Soldier Marriages - 2/06
smartmarriages at lists101.his.com
Fri Feb 24 16:38:55 EST 2006
- ARMY HELPS COUPLES STRESSED BY IRAQ DUTY
- RETURNING SOLDIERS GRAPPLE WITH THE DEATH OF THEIR MARRIAGES
I'm only sharing a two of dozens of different stories from around the
country on the new Marriage Education efforts to strengthen marriage in the
military. Very encouraging results. While ALL the sessions at the
conference -- training institutes and mini trainings, keynotes -- will help
in work with these soldier marriages, there are a few that are specifically
targeted. - diane
> Resilient Attachment, Faith, and Meaning
> Glen Bloomstrom, MDiv, Peter Frederich, MDiv
> Learn how the Army is using a resilient attachment, faith, and meaning model
> to strengthen couple connections before, during and following deployment to
> prevent divorce & PTSD.
> Active Military Life Skills - MINI
> Kelly Simpson, MA
> Learn key tools to help singles and couples deal with communication, anger,
> money and relationship stress pre, during, and post-deployment.
- ARMY HELPS COUPLES STRESSED BY IRAQ DUTY
By Carol Ann Alaimo
Arizona Daily Star
FEB 21, 2006
In Iraq, where nights are long for a happily married soldier, Command Sgt.
Maj. Douglas Sandstrom yearned for the day he could put the war behind him
and get home to his beloved wife and kids.
After a year away, he'd pictured a return to wedded bliss. Instead, he felt
"alienated and unimportant."
His wife of 20-plus years, always an independent woman, had become, by
necessity, the matriarch-in-charge.
During his absence, she learned to run the household like clockwork without
him. When their two sons, one a teen, the other a first-grader, needed
guidance or advice, they'd automatically turn to their mother ― not their
"I felt like a guest in my own house," said Sandstrom, 44, who went to Iraq
with the 101st Airborne Division out of Fort Campbell, in Kentucky. He
returned from war in 2004, later transferring to Fort Huachuca, southeast of
"It kind of hurt a little," he said of the family atmosphere upon his
return. "I didn't feel like it was my home."
Left to fester, such feelings could infect a marriage.
But the Sandstroms weren't about to let that happen, and the Army came to
their aid with a program aimed at helping couples bond anew after
The Southern Arizona couple is among thousands nationwide taking advantage
of marriage-strengthening retreats the service has been offering as an
antidote to a 2004 spike in soldier divorce rates.
So far, the approach appears to be doing some good in the Army, America's
largest service. Though it's hard to pinpoint cause and effect, divorce
rates fell substantially last year, from 4.1 percent of married soldiers in
2004 to 3.3 percent in 2005. In 2000, before the war on terrorism began, the
Army divorce rate was 2.2 percent.
Divorce rates in the Air Force and Marines were relatively unchanged in 2005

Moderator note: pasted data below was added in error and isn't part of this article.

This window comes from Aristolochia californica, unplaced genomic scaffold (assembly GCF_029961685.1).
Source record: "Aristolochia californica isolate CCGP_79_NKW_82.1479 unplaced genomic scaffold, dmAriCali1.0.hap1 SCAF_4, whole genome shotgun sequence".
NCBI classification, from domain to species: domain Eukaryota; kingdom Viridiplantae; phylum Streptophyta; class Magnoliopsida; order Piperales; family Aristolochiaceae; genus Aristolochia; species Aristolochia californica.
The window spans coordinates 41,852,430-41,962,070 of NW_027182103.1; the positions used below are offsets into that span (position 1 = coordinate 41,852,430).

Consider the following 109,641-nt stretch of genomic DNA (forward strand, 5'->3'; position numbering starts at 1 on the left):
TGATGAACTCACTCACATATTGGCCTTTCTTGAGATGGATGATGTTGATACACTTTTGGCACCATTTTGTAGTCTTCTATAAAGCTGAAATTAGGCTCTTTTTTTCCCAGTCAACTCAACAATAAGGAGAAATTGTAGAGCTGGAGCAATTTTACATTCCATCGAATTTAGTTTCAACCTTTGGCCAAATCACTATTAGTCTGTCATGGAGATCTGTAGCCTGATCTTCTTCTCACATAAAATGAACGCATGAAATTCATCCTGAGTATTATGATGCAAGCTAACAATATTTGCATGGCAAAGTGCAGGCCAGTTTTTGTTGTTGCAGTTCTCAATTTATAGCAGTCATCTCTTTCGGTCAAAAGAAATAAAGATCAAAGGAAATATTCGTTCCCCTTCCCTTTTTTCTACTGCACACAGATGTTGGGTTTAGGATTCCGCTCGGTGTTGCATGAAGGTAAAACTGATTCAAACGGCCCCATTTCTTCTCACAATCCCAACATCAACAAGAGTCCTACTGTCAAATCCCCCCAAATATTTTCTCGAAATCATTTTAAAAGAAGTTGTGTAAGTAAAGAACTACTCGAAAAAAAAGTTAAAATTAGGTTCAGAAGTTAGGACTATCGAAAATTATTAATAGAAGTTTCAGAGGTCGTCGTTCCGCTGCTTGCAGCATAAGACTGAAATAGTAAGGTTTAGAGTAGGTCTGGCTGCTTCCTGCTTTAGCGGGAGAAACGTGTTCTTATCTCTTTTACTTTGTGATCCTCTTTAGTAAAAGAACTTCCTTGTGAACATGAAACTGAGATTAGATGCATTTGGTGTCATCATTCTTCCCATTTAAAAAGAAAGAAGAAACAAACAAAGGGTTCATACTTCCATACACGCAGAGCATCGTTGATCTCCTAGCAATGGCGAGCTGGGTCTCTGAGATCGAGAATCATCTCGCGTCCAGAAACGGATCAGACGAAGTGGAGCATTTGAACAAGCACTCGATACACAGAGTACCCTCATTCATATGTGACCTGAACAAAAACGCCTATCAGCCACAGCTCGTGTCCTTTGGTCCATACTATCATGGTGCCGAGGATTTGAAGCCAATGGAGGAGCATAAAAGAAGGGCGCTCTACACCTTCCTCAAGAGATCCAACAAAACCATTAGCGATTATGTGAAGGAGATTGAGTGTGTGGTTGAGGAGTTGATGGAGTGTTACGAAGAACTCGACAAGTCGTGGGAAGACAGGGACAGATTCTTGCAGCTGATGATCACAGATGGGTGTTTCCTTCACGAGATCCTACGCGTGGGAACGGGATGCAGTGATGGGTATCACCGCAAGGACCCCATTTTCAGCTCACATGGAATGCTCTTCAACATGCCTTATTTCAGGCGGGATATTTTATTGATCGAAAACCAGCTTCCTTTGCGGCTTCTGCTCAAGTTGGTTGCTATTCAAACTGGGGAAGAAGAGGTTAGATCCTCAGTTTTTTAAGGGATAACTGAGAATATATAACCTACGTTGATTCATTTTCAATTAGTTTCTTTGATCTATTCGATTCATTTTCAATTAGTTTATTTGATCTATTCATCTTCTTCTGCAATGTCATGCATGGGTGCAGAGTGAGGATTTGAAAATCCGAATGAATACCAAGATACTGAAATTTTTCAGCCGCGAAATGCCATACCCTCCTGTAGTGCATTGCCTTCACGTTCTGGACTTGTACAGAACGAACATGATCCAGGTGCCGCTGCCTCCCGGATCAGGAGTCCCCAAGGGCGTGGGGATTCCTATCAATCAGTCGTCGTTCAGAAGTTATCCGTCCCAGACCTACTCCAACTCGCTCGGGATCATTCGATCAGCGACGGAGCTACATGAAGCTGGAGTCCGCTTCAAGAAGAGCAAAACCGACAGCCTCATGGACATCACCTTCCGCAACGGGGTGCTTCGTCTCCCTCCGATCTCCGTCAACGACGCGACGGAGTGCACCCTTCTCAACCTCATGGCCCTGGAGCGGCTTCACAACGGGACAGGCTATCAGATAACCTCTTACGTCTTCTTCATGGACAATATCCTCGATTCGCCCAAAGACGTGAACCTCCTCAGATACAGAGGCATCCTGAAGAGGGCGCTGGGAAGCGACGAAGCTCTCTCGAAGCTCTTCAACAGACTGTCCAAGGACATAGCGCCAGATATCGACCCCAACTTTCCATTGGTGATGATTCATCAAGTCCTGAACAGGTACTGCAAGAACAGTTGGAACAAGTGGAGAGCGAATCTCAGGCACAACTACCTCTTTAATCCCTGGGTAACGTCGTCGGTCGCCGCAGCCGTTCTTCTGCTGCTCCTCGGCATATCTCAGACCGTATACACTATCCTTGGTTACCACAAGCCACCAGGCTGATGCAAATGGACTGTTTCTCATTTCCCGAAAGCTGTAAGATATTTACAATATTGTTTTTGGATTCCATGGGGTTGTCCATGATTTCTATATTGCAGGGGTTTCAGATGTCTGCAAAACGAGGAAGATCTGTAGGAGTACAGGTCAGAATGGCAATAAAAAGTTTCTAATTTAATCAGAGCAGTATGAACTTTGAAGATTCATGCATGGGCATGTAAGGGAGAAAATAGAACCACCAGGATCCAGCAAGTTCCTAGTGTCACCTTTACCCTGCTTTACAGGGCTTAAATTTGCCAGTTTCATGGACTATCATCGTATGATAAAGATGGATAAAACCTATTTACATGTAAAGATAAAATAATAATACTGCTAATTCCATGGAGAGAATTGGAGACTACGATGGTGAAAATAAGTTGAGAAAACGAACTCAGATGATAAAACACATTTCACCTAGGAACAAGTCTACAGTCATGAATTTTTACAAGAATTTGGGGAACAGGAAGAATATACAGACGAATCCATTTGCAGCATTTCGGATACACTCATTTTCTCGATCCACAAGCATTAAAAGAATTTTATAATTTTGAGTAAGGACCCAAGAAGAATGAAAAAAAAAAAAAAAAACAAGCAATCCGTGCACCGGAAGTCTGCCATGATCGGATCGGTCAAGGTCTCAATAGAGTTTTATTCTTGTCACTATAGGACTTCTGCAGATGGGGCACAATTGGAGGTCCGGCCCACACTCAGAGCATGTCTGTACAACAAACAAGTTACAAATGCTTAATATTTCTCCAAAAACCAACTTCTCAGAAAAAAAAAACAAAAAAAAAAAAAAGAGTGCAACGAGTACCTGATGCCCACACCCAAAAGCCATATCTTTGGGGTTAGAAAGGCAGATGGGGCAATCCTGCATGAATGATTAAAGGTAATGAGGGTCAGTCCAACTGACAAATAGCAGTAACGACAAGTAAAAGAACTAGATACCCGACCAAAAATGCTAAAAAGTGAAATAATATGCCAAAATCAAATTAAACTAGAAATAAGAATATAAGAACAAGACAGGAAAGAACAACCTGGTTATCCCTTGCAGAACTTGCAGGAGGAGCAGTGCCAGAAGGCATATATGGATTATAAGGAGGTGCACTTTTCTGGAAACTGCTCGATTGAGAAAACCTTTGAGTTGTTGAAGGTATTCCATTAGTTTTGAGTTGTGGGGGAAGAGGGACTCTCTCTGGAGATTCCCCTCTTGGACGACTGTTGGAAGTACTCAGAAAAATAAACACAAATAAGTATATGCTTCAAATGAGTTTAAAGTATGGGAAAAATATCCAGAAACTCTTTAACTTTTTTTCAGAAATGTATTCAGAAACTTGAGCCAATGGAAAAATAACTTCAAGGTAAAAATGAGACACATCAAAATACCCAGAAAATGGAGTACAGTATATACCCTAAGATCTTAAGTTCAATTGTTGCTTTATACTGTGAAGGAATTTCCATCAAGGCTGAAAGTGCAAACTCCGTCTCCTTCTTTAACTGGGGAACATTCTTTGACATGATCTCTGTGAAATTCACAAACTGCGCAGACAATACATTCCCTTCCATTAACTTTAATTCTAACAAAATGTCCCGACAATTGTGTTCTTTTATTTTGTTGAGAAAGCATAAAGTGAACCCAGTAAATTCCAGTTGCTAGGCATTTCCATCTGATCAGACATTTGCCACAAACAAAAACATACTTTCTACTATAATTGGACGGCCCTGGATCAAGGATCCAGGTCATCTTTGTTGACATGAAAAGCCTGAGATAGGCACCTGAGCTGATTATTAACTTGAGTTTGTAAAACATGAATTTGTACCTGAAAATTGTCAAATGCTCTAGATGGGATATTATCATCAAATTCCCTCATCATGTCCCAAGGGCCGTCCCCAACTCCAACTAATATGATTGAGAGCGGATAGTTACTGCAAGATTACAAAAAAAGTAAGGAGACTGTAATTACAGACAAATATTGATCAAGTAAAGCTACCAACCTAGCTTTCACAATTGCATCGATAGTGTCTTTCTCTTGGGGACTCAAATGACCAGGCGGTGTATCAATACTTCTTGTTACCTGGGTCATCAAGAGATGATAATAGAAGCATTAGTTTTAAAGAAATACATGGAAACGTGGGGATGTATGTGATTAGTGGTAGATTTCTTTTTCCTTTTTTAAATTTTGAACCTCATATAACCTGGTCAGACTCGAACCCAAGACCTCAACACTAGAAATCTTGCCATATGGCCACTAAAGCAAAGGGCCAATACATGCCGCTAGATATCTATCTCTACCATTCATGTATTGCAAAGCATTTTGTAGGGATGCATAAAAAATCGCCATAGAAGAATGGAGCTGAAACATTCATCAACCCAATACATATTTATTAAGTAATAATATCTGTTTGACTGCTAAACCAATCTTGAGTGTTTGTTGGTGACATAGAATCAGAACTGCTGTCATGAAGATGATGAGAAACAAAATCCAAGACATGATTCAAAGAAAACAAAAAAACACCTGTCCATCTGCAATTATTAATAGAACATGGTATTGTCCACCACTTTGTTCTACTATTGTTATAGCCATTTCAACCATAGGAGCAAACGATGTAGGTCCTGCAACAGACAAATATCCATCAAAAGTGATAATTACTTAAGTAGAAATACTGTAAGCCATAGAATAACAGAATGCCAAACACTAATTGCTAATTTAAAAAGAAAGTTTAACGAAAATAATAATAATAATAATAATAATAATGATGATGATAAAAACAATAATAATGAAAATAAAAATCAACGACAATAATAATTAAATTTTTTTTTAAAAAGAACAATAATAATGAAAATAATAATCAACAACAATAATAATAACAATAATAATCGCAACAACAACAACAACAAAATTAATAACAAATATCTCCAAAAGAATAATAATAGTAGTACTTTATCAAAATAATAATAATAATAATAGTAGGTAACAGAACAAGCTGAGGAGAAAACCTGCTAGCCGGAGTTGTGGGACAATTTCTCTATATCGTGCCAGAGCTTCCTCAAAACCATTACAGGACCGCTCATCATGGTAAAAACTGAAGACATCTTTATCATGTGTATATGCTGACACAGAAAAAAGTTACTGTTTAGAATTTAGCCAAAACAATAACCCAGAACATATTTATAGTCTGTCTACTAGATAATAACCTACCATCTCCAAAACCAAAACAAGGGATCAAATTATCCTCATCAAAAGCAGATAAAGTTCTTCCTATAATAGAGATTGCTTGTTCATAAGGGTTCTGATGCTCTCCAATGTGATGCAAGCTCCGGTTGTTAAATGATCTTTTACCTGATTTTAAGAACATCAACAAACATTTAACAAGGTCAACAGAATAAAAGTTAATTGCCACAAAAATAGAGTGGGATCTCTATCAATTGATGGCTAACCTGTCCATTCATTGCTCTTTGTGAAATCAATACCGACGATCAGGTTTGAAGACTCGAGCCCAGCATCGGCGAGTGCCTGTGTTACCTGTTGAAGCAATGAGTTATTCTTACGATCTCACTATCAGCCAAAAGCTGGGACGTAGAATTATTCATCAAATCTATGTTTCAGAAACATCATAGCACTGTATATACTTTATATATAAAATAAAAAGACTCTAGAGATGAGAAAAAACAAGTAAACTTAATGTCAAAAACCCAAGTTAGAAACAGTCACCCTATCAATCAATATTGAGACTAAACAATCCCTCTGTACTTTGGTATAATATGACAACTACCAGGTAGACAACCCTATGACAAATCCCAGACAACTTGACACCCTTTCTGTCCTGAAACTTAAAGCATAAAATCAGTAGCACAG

compared with the year prior. But the Navy's rate also improved, dropping
from 3.7 percent to 2.9 percent.
All the services offer some form of marriage support. Such programs have a
practical benefit for the armed forces: Happily wed troops tend to have
better attitudes and fewer on-the-job problems. And they're more likely to
stay in the service, military officials say.
At Fort Huachuca, about 400 Army family members took part last year in long
weekend getaways at resort locales ranging from Sea World in San Diego to
the Hilton El Conquistador in Oro Valley.
Couples can bring their children. The youngsters get supervised activities
during the day while their parents attend marriage workshops on topics such
as "Enhancing Your Love Maps" or "Nurture Your Fondness and Admiration."
After the sessions, spouses and kids hang out, see the sights and practice
their enhanced relationship skills. They learn to listen more, blame less
and talk things over instead of stewing.
"It helped re-glue the family," Douglas Sandstrom said of the two retreats
in which his family took part. The Illinois native said he hoped telling his
story would encourage other soldiers and spouses to take advantage of such
Wife Sara Sandstrom, also 44, said being married to a soldier is "a little
like riding a roller coaster" ― a cycle of wrenching separations,
"honeymoon" reunions and bumpy readjustments.
When her husband returned from Iraq, "it was tough for him to redefine
himself in the home, and it was tough for me to let him," she said.
Accustomed to doing everything herself, she found it often seemed easier to
continue doing so.
"He comes back, and I'm doing my thing with the kids, getting them out the
door for school, getting ready for work. And Doug was like, 'Well, what do I
Feelings of not belonging anymore are common in soldiers returning from war,
even in the absence of more serious problems such as combat stress, said
Fort Huachuca chaplain Maj. Glen McFarland, a Mesa native and
"It's very surprising to some soldiers how much of a change takes place when
they go away," said McFarland, who runs family retreats for the local Army
post. "The soldiers are different, and the families they left behind are
For spouses, "there's the psychological impact of lying in bed at night
alone. You do that often enough and you kind of become another person," the
And soldiers at war may find their emotional landscapes changed by "lying
there night after night listening to mortar rounds."
McFarland, 52, sounds like a man speaking from experience ― and he is. He
spent a year overseas in Bosnia when his children were teens.
"I missed my daughter's first date and all of my son's senior year in high
school. My wife was the one who had to decide whether he was allowed to stay
out all night on prom night because 'all the other kids were doing it,' " he
Besides helping married soldiers stay hitched, the Army offers courses for
single soldiers aimed at helping them choose marriage partners wisely ― a
roundabout way of dampening divorce in the ranks.
Fort Huachuca, for example, offers a course called "How Not to Marry a
Jerk." (The secret: Get to know someone first instead of jumping into bed